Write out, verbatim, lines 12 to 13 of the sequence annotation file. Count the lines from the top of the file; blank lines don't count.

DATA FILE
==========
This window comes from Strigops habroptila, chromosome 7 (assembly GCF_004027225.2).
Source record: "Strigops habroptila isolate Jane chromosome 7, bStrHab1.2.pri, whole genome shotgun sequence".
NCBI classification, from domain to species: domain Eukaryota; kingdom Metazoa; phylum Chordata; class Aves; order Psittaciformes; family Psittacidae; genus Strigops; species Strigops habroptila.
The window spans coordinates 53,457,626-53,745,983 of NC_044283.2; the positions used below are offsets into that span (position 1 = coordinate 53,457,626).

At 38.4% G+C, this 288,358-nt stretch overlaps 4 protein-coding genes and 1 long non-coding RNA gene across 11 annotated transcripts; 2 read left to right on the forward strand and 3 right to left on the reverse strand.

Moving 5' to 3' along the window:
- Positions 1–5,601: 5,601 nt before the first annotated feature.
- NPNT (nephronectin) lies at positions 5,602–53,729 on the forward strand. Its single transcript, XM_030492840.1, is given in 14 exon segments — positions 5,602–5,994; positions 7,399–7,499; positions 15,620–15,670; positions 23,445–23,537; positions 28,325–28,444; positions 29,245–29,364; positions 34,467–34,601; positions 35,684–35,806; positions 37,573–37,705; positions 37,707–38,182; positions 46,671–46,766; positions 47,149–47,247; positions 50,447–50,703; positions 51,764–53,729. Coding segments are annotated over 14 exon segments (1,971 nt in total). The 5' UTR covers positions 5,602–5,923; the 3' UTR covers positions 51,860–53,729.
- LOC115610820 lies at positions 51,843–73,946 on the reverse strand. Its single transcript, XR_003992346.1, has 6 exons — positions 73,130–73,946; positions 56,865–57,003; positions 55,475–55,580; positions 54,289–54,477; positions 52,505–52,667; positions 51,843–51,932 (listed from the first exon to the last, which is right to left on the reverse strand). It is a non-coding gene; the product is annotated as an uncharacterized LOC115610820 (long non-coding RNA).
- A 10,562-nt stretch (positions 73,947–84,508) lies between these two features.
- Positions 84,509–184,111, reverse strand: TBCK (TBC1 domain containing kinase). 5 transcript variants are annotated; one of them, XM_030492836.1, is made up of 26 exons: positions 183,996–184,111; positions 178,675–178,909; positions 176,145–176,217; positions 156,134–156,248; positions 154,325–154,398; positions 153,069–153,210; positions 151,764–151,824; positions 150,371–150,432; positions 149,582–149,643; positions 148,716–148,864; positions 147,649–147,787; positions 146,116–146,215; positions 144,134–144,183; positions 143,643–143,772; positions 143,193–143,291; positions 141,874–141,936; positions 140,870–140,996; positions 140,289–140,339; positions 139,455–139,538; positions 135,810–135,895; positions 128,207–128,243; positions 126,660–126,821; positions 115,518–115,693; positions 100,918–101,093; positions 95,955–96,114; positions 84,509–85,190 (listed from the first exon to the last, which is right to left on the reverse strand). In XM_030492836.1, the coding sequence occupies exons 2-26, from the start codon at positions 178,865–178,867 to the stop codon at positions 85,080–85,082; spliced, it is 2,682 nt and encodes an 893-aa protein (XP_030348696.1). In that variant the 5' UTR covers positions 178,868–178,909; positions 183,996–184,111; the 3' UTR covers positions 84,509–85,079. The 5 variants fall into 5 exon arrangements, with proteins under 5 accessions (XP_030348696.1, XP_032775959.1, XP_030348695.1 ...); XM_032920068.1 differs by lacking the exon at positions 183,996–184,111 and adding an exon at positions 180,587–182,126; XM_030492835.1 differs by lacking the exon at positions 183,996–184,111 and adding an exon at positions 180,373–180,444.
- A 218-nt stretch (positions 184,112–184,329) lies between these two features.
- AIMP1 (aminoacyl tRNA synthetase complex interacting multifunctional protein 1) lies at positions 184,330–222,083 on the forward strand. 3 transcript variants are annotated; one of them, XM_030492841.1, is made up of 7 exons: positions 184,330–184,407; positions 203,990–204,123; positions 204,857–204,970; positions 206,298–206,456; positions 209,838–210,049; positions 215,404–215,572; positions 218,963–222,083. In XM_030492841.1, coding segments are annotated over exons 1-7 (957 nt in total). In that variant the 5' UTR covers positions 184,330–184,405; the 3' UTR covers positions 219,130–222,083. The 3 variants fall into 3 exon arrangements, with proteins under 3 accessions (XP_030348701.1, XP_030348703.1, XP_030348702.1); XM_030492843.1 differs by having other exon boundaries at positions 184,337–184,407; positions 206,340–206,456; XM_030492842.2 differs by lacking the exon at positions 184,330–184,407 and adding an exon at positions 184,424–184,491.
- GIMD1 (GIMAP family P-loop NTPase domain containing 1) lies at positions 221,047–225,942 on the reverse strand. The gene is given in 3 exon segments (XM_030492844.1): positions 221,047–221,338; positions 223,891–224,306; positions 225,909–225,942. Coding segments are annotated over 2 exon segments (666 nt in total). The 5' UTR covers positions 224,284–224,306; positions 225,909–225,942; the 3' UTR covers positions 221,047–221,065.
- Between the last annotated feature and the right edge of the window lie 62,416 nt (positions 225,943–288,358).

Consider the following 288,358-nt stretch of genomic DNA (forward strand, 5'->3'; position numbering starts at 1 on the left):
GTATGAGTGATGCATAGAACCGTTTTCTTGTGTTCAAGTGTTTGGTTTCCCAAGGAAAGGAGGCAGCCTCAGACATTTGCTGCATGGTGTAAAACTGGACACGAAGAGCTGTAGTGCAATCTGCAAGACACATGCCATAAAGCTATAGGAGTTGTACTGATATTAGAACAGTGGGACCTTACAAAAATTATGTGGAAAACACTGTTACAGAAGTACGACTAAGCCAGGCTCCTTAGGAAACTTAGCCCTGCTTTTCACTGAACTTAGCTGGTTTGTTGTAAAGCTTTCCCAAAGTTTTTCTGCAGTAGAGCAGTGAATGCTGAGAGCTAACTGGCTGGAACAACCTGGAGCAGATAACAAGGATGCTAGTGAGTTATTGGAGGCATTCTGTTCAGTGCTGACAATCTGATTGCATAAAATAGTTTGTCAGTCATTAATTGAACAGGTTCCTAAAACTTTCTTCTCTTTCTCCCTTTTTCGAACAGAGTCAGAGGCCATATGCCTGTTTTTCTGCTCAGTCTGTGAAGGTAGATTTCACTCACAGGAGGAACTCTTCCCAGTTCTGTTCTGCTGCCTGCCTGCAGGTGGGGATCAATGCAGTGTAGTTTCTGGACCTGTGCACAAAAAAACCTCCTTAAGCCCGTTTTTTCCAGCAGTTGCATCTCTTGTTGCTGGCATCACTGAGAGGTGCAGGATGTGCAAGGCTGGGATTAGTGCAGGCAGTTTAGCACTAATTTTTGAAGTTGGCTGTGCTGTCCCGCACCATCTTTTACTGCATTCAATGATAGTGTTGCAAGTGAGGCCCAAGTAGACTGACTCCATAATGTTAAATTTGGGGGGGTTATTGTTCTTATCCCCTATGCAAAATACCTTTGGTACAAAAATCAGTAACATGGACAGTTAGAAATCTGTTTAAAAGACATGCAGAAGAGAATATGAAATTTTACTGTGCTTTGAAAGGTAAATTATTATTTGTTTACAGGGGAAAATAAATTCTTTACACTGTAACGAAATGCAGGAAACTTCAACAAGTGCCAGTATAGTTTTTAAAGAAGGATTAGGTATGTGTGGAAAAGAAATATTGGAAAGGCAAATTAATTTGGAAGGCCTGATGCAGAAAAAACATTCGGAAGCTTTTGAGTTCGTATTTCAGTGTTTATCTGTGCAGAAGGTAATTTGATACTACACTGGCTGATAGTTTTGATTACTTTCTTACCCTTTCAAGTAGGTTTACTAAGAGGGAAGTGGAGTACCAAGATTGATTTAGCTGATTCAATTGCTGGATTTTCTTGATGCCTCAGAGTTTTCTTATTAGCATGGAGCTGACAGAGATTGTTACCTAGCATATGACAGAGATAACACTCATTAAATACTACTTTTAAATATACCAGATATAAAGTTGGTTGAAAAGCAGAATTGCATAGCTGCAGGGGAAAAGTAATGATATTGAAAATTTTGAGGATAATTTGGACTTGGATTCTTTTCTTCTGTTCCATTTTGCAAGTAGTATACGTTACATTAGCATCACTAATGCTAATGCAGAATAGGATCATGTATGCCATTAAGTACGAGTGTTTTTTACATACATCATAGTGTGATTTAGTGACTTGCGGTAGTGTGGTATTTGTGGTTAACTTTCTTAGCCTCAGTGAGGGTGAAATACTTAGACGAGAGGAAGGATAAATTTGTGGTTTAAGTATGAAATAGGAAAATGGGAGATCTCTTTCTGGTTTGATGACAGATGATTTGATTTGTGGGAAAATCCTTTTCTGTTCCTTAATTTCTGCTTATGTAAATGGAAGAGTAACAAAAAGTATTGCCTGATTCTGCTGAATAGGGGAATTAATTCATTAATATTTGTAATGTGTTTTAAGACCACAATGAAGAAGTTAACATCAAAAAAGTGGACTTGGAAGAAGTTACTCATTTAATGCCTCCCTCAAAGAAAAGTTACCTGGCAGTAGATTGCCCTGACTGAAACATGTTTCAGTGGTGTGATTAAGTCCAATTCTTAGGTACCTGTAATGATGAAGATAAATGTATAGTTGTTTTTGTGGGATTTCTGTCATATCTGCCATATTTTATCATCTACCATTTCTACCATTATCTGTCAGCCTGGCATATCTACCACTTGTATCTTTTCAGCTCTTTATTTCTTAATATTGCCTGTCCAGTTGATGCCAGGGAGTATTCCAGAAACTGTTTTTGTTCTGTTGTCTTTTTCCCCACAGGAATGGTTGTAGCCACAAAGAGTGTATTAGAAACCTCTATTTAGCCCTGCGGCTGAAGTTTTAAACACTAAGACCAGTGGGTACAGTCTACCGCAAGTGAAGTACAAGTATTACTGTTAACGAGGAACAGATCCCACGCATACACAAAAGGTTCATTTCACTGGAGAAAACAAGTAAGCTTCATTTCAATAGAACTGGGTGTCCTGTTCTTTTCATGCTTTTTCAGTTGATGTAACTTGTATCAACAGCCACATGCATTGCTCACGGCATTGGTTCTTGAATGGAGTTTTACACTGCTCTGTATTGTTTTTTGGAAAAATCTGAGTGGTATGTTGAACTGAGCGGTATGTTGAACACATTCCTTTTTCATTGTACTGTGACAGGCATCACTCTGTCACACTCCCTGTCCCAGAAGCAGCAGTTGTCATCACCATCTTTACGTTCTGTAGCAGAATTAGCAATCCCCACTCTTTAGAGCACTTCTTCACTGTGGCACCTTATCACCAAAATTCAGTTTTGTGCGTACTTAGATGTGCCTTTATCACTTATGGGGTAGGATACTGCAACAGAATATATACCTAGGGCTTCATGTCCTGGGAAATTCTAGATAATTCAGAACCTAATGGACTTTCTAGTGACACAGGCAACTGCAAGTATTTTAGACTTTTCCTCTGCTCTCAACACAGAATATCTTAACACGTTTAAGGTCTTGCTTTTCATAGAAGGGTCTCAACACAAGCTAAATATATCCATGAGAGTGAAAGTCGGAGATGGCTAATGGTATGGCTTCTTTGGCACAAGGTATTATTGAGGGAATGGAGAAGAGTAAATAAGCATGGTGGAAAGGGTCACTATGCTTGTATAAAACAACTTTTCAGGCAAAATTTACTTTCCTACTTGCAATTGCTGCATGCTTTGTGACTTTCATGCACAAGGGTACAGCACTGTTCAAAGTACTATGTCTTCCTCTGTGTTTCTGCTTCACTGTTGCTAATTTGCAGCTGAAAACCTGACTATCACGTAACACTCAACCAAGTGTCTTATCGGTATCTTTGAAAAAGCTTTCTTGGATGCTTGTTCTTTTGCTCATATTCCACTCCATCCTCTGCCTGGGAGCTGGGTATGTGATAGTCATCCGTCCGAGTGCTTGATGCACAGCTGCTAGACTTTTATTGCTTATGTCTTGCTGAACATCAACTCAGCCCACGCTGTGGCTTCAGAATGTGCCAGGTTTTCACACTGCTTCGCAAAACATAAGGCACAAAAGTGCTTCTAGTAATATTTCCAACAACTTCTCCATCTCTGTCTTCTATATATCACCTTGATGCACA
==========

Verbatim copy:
- A 218-nt stretch (positions 184,112–184,329) lies between these two features.
- AIMP1 (aminoacyl tRNA synthetase complex interacting multifunctional protein 1) lies at positions 184,330–222,083 on the forward strand. 3 transcript variants are annotated; one of them, XM_030492841.1, is made up of 7 exons: positions 184,330–184,407; positions 203,990–204,123; positions 204,857–204,970; positions 206,298–206,456; positions 209,838–210,049; positions 215,404–215,572; positions 218,963–222,083. In XM_030492841.1, coding segments are annotated over exons 1-7 (957 nt in total). In that variant the 5' UTR covers positions 184,330–184,405; the 3' UTR covers positions 219,130–222,083. The 3 variants fall into 3 exon arrangements, with proteins under 3 accessions (XP_030348701.1, XP_030348703.1, XP_030348702.1); XM_030492843.1 differs by having other exon boundaries at positions 184,337–184,407; positions 206,340–206,456; XM_030492842.2 differs by lacking the exon at positions 184,330–184,407 and adding an exon at positions 184,424–184,491.